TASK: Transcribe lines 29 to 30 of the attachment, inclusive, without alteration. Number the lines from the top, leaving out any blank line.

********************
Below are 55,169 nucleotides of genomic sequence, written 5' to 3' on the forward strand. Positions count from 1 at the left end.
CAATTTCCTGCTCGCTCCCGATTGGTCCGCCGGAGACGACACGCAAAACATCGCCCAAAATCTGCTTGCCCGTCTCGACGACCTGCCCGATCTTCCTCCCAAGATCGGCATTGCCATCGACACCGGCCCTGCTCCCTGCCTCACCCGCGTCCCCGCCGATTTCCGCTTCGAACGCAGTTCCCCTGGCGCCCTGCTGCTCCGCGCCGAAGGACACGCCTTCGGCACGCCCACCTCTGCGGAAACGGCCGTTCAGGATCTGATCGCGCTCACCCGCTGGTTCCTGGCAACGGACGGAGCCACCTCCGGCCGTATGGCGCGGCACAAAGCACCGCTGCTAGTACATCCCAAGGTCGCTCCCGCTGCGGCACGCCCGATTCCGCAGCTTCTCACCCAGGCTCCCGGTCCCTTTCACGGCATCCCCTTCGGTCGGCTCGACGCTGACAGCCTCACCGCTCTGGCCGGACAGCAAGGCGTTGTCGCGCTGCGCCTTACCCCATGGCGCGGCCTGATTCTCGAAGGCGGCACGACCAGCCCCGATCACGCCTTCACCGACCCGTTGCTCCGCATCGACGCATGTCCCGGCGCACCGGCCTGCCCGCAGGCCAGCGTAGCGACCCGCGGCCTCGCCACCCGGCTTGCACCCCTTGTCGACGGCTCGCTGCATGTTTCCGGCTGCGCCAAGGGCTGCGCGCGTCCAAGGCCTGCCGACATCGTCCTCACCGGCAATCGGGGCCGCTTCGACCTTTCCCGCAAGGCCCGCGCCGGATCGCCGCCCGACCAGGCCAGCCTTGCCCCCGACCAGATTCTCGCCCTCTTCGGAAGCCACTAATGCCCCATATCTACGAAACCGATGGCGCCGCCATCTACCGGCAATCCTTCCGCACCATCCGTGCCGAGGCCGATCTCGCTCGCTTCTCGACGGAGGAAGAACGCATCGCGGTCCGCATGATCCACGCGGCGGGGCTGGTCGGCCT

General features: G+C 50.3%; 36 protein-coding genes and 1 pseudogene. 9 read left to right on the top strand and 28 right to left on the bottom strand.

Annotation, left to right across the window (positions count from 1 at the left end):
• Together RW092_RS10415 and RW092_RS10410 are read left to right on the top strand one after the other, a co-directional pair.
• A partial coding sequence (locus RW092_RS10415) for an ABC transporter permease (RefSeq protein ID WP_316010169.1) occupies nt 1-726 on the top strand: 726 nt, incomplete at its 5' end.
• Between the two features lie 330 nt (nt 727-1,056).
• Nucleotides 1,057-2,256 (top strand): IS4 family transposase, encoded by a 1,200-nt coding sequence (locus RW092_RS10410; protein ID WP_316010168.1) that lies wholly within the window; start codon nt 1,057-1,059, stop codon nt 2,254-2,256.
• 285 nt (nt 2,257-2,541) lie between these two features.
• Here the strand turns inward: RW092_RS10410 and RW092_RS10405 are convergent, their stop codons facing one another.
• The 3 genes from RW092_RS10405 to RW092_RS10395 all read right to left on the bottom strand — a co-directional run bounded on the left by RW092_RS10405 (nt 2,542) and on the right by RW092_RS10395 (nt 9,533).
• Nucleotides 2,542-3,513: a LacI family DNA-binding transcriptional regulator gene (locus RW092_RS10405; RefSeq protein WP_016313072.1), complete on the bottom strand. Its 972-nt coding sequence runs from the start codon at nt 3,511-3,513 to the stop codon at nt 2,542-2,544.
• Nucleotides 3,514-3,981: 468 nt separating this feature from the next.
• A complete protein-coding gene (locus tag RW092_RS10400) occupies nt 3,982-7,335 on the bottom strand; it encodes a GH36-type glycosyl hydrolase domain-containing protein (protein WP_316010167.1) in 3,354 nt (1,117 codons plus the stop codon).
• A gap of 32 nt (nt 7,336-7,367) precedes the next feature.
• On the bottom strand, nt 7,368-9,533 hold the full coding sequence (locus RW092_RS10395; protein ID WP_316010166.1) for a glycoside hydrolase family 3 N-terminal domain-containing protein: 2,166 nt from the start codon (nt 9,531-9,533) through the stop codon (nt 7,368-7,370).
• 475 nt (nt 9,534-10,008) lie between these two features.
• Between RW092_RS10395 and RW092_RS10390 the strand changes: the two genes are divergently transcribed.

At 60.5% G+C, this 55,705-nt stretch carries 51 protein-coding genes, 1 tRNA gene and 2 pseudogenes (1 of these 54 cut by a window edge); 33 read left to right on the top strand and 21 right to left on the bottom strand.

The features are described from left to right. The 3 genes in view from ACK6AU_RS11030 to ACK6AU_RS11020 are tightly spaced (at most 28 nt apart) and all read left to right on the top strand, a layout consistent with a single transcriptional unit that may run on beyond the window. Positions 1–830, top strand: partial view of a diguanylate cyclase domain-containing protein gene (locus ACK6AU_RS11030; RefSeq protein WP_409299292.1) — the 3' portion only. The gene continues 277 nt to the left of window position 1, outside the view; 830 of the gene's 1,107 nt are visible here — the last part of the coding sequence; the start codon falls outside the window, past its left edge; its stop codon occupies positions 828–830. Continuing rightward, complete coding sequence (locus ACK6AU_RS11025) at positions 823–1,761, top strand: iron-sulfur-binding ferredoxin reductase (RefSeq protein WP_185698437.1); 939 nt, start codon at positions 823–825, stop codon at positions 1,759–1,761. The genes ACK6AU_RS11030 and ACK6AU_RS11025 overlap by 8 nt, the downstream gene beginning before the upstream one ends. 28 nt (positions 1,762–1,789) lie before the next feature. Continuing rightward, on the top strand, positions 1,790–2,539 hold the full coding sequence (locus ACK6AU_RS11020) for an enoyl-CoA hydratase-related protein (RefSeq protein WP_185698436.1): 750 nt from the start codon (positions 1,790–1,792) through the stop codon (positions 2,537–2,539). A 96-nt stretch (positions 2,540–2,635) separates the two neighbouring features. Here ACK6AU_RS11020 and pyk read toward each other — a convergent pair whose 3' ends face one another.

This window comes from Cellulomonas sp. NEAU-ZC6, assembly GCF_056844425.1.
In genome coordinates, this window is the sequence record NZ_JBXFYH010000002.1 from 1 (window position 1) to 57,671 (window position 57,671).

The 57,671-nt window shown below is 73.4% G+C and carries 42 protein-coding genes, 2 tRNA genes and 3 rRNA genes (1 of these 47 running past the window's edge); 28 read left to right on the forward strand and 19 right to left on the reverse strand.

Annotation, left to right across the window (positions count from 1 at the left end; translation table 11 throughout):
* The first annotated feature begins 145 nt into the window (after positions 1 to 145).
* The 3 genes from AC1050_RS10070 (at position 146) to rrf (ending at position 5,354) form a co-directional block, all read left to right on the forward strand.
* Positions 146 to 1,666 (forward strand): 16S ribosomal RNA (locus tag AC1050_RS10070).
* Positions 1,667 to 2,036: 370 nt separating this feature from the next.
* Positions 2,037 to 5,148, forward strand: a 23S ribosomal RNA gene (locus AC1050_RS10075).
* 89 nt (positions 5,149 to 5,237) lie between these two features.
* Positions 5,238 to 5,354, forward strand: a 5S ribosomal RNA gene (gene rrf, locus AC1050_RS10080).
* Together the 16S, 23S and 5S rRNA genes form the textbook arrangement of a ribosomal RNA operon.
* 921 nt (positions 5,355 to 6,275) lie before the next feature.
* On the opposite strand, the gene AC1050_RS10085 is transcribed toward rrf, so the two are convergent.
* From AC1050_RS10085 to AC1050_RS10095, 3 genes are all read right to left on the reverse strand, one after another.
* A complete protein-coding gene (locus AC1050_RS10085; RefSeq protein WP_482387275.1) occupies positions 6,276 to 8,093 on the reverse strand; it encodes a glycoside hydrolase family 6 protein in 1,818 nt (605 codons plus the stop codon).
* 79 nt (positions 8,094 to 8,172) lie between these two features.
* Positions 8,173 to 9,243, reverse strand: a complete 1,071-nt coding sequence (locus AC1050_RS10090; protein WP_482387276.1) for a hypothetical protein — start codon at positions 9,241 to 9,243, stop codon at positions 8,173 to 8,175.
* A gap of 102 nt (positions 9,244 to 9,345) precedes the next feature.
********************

* Positions 2,037 to 5,148, forward strand: a 23S ribosomal RNA gene (locus AC1050_RS10075).
* 89 nt (positions 5,149 to 5,237) lie between these two features.